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Anne Welles, Countess of Ormond

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Mother  Maud de Ros
Name  Anne Countess
Died  November 13, 1397

Anne Welles, Countess of Ormond
Father  John de Welles, 4th Lord Welles
Spouse  James Butler, 3rd Earl of Ormond
Children  James Butler, 4th Earl of Ormond
Grandchildren  Thomas Butler, 7th Earl of Ormond
Great grandchildren  Lady Margaret Butler, James Ormond
People also search for  Elizabeth Butler, Countess of Ormond

Anne Butler, Countess of Ormond (née Welles; 1360 – 13 November 1397), was the first wife of Irish noble James Butler, 3rd Earl of Ormond, and the mother of James Butler, 4th Earl of Ormond. She was the first countess of Ormond to live at Kilkenny Castle, Ireland.

Contents

According to Frederick Tupper, Professor of English at the University of Vermont, she was commemorated as "Anelida, Queen of Armenia" in Geoffrey Chaucer's poem Anelida and Arcite.

Family and lineage

Anne Welles was born in Gainsby, Lincolnshire, England in 1360, the daughter of John de Welles, 4th Lord Welles (23 August 1334 – 11 October 1361) and Maud de Ros (died 9 December 1388). She had an elder brother John de Welles, 5th Lord Welles (born 20 April 1352), who married Eleanor de Mowbray, by whom he had issue. She had a sister Margery de Welles, who married firstly, John de Huntingfield, and secondly, Lord Scrope of Masham.

Her paternal grandparents were Sir Adam de Welles, 3rd Lord Welles and Margaret Bardolf, and her maternal grandparents were William de Ros, 2nd Lord Ros and Margery Badlesmere, the eldest daughter of Bartholmew de Badlesmere, 1st Lord Badlesmere and Margaret de Clare.

Marriage

Prior to 17 June 1386, Anne Welles married James Butler, 3rd Earl of Ormond (died 6 September 1405), son of James Butler, 2nd Earl of Ormond and Elizabeth Darcy. He twice served as Lord Justice of Ireland. Upon her marriage to the earl, she assumed the title Countess of Ormond.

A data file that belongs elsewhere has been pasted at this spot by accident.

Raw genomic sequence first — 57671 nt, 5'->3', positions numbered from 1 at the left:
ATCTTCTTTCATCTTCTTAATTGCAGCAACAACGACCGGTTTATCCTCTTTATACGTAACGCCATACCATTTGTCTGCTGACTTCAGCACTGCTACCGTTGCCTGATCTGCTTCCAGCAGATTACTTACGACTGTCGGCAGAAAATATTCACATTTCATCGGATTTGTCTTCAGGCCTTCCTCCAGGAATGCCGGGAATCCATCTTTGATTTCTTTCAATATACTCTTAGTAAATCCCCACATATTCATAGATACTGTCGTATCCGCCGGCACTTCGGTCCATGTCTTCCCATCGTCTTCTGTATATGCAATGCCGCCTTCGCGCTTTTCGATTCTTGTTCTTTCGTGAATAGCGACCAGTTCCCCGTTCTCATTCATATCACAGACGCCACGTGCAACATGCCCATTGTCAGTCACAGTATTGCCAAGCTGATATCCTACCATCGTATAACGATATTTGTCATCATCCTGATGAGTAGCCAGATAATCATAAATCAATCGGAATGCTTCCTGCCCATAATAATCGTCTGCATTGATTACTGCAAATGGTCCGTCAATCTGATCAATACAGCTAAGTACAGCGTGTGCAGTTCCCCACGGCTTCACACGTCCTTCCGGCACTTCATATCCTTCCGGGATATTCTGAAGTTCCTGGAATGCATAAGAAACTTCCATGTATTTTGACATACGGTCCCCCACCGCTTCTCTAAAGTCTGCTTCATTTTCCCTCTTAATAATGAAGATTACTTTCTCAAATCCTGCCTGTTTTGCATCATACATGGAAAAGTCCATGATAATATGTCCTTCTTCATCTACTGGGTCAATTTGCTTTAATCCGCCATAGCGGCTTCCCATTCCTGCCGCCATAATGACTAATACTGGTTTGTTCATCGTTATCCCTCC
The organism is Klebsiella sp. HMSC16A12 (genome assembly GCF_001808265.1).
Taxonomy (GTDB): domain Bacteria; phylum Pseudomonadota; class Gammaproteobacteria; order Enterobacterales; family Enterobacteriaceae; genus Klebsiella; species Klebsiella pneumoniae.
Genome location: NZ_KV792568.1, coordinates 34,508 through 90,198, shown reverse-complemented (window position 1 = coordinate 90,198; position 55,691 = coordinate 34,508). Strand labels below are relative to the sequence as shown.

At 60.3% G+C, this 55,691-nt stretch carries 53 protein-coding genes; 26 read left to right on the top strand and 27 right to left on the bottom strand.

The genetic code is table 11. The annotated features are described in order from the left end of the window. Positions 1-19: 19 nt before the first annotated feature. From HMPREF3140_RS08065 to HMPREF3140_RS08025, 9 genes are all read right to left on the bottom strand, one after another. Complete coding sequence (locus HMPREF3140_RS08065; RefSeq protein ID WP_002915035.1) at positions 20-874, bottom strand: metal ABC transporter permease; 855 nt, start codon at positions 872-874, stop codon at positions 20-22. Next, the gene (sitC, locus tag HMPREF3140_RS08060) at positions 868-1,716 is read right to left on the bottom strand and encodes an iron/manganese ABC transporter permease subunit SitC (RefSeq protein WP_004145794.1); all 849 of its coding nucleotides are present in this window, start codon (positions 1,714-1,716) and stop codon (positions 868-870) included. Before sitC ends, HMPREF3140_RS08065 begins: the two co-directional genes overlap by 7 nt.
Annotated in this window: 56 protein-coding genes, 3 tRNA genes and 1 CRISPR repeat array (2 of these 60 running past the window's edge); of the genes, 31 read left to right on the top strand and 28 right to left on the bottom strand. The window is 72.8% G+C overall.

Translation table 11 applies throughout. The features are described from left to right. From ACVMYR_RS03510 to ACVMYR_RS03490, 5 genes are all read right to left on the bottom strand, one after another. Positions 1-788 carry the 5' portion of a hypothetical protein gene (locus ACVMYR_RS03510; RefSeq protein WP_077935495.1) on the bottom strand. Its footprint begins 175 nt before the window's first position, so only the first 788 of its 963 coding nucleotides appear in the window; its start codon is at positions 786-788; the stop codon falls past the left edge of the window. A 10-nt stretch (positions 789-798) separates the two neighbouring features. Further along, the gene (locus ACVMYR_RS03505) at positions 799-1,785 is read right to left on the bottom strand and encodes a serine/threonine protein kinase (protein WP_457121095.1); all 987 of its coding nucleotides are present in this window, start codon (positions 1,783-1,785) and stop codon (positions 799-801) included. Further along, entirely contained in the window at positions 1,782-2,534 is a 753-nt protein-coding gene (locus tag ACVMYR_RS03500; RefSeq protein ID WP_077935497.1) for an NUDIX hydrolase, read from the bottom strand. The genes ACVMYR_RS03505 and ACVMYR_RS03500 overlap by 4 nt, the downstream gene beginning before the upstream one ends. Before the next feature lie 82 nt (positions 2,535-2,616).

In September 1391, James purchased Kilkenny Castle from Hugh le Despenser, and the Ormonds subsequently made this magnificent stone fortification set in a park their chief residence with the earl using this as a base from which he ruled over the district. Previously they had lived at Gowran Castle. James and Anne hosted King Richard II when he visited Kilkenny Castle in 1395. King Richard showed his favour to the earl and countess by acting as godfather to their second son, named Richard in honour of the king.

It was suggested by Frederick Tupper, Professor of English at the University of Vermont, that Anne was commemorated as "Anelida, Queen of Armenia", in Geoffrey Chaucer's poem Anelida and Arcite with "Arcite" having been her husband.

Issue

James and Anne had three children:

  • James Butler, 4th Earl of Ormond (1392- 22 August 1452), known as The White Earl. He married firstly, Joan de Beauchamp, by whom he had five children, including James Butler, 5th Earl of Ormond, John Butler, 6th Earl of Ormond, and Thomas Butler, 7th Earl of Ormond. Thomas was the great-grandfather of queen consort Anne Boleyn. He married secondly, Joan FitzGerald.
  • Anne Butler, married John Wogan, by whom she had issue.
  • Sir Richard Butler, of Poulstown, Kilkenny (b. 1395), married Catherine O'Reilly, daughter of Gildas O'Reilly, Lord of East Breffny, by whom he had issue.
  • Death

    On 26 June 1397, Anne issued a lease to Sir John Drayton, of the manor of Aylesbury, Buckinghamshire, and rents and appurtences of the towns of Aylesbury and Burton. Anne Welles died on 13 November 1397, around the age of 37. The Earl of Ormond married secondly, Katherine FitzGerald of Desmond, by whom he had four children. The Earl had an illegitimate son, Thomas Le Boteller, Prior of Kilmainham by an unknown mistress. He is often incorrectly listed as a child of Anne Welles.

    References

    Anne Welles, Countess of Ormond Wikipedia


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